Rolex Daytona 16519 'Grossular'
While everyone's looking for a steel Daytona, Amsterdam VIntage Watches has something way more special.
Rolex DaytonaRolex started making chronographs in the 1930s, but it was only in 1963 that a named product line was introduced: the Cosmograph.
While everyone's looking for a steel Daytona, Amsterdam VIntage Watches has something way more special. The Zenith-powered Daytona's formed the second generation of the Daytona and was the first generation to be executed with stone dials. Only Daytona's executed in precious metals were used for this type of dials. Furthermore, they were produced in very small quantities and therefore, they are very rare. The reference 16519 we have on offer has a Grossular dial. Grossular is a gemstone that has a characteristic red colour. However, it can also come in green, brown and yellow. Rolex only used the red variant for the Grossular Daytona's. The case, bezel and crown of the 16519 are from 18k white gold. The bezel has a slightly different layout than the steel one. The hands don't contain luminescent material but a black stripe and the hour markers are factory-set diamonds with 18k white-gold hour marker surroundings. The 16519 always comes on a leather strap.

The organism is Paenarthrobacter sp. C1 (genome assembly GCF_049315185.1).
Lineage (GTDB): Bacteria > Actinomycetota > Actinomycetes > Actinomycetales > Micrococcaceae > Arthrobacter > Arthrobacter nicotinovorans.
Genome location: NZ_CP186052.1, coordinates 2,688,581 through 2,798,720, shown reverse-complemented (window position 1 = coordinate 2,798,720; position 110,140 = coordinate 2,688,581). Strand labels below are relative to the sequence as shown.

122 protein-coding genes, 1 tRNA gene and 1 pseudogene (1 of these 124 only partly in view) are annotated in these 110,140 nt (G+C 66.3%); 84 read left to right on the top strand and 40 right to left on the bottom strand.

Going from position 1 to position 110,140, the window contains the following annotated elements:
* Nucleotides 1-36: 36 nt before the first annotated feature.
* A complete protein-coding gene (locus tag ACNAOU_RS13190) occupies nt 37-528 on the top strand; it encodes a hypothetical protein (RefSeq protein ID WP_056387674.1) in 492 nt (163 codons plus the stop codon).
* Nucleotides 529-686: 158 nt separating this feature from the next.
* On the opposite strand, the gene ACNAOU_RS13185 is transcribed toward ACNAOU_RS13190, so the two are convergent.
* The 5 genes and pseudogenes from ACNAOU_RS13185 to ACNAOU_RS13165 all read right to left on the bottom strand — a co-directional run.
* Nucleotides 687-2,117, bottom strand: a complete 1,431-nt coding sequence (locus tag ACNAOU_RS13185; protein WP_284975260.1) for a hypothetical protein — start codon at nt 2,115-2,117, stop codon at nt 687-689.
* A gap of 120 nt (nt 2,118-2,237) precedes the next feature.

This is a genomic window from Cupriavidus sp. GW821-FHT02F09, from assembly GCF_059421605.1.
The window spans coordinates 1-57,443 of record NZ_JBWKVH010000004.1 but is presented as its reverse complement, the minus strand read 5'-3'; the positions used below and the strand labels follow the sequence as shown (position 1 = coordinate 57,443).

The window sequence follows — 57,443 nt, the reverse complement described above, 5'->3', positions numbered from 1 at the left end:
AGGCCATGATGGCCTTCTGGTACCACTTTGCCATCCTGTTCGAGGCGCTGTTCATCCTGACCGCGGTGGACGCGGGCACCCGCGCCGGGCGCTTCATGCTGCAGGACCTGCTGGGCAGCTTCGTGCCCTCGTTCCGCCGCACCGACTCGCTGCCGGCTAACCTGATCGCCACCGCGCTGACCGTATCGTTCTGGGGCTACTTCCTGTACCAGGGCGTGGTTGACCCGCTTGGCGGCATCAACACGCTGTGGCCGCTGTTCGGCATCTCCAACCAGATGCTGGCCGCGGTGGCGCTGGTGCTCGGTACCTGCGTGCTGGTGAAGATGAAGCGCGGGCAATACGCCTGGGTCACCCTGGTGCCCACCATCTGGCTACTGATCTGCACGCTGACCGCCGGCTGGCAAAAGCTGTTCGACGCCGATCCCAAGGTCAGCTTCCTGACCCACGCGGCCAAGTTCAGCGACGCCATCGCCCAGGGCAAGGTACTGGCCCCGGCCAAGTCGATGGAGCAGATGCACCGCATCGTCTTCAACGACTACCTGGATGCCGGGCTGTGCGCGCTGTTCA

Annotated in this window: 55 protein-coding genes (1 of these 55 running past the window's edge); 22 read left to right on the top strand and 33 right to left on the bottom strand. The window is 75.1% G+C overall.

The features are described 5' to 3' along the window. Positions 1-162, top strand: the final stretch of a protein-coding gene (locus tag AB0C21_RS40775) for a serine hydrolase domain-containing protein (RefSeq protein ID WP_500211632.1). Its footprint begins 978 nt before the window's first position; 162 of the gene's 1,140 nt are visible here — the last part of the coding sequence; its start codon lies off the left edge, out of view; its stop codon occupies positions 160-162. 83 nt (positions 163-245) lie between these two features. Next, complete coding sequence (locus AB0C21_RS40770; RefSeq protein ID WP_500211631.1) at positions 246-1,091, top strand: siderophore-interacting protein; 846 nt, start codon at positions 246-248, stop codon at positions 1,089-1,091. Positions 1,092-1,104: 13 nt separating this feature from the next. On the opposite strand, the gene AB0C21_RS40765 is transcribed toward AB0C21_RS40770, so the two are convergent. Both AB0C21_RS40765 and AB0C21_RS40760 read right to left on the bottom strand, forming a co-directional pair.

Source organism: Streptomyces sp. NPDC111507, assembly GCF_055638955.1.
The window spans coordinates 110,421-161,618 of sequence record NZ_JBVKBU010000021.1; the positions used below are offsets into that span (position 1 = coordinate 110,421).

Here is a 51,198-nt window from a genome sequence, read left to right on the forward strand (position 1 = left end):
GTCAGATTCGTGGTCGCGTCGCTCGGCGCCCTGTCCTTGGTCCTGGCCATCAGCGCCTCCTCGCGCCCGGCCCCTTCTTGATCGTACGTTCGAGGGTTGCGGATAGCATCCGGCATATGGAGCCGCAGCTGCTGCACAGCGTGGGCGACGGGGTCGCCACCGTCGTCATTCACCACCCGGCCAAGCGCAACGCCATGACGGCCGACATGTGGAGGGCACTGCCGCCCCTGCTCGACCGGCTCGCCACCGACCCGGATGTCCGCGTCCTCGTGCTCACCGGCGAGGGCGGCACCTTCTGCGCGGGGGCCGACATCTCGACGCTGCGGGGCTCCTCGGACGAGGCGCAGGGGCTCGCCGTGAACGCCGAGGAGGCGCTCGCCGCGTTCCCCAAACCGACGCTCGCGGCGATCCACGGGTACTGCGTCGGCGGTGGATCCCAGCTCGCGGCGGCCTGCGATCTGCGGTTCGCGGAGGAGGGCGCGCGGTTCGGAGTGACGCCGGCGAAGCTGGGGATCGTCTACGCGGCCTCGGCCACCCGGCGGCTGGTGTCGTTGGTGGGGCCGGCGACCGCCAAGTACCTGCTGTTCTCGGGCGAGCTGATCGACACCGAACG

Rolex DaytonaRolex started making chronographs in the 1930s, but it was only in 1963 that a named product line was introduced: the Cosmograph. In some early advertisements, Rolex referred to the watch as the ‘Le Mans’ after the famous race track in France, although the name never appeared on the dial. After a few years, the line was officially renamed Cosmograph Daytona, after the racetrack in Florida.The most noticeable difference between these Cosmograph (Daytona) models and earlier Rolex chronographs, was the tachymeter scale (used for measuring distance and speed) that was moved from its traditional placement on the dial to the bezel. Furthermore, the dial was updated with the introduction of contrasting sub-dials.It’s hard to imagine now, but Daytonas received little love after their release. Most Daytonas languished in dealer displays for years and were only started to get noticed by Italian collectors and dealers in the late 1980s. Nowadays, Daytonas are among the most sought after Rolex models, fetching prices from $15,000 for modern ones to many millions for rare vintage references. A big contrast with the $210 list price when it was first released!